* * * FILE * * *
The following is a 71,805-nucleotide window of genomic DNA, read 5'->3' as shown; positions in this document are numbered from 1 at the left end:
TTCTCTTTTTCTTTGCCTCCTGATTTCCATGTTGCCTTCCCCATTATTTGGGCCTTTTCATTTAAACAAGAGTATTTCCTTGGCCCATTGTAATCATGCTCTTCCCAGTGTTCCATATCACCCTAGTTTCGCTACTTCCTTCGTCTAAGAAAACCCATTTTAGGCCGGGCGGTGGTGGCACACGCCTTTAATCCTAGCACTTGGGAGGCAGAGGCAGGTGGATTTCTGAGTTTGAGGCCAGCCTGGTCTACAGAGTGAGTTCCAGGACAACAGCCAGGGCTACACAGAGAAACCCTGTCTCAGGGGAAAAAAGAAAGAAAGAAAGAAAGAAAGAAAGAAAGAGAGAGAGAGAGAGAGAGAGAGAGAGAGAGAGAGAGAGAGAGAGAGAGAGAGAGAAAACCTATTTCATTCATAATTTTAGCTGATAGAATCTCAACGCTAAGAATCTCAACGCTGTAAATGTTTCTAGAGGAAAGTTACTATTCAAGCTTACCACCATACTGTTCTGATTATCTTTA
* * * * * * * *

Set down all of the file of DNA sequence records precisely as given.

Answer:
The following is a 71,805-nucleotide window of genomic DNA, read 5'->3' as shown; positions in this document are numbered from 1 at the left end:
TTCTCTTTTTCTTTGCCTCCTGATTTCCATGTTGCCTTCCCCATTATTTGGGCCTTTTCATTTAAACAAGAGTATTTCCTTGGCCCATTGTAATCATGCTCTTCCCAGTGTTCCATATCACCCTAGTTTCGCTACTTCCTTCGTCTAAGAAAACCCATTTTAGGCCGGGCGGTGGTGGCACACGCCTTTAATCCTAGCACTTGGGAGGCAGAGGCAGGTGGATTTCTGAGTTTGAGGCCAGCCTGGTCTACAGAGTGAGTTCCAGGACAACAGCCAGGGCTACACAGAGAAACCCTGTCTCAGGGGAAAAAAGAAAGAAAGAAAGAAAGAAAGAAAGAAAGAGAGAGAGAGAGAGAGAGAGAGAGAGAGAGAGAGAGAGAGAGAGAGAGAGAGAGAAAACCTATTTCATTCATAATTTTAGCTGATAGAATCTCAACGCTAAGAATCTCAACGCTGTAAATGTTTCTAGAGGAAAGTTACTATTCAAGCTTACCACCATACTGTTCTGATTATCTTTA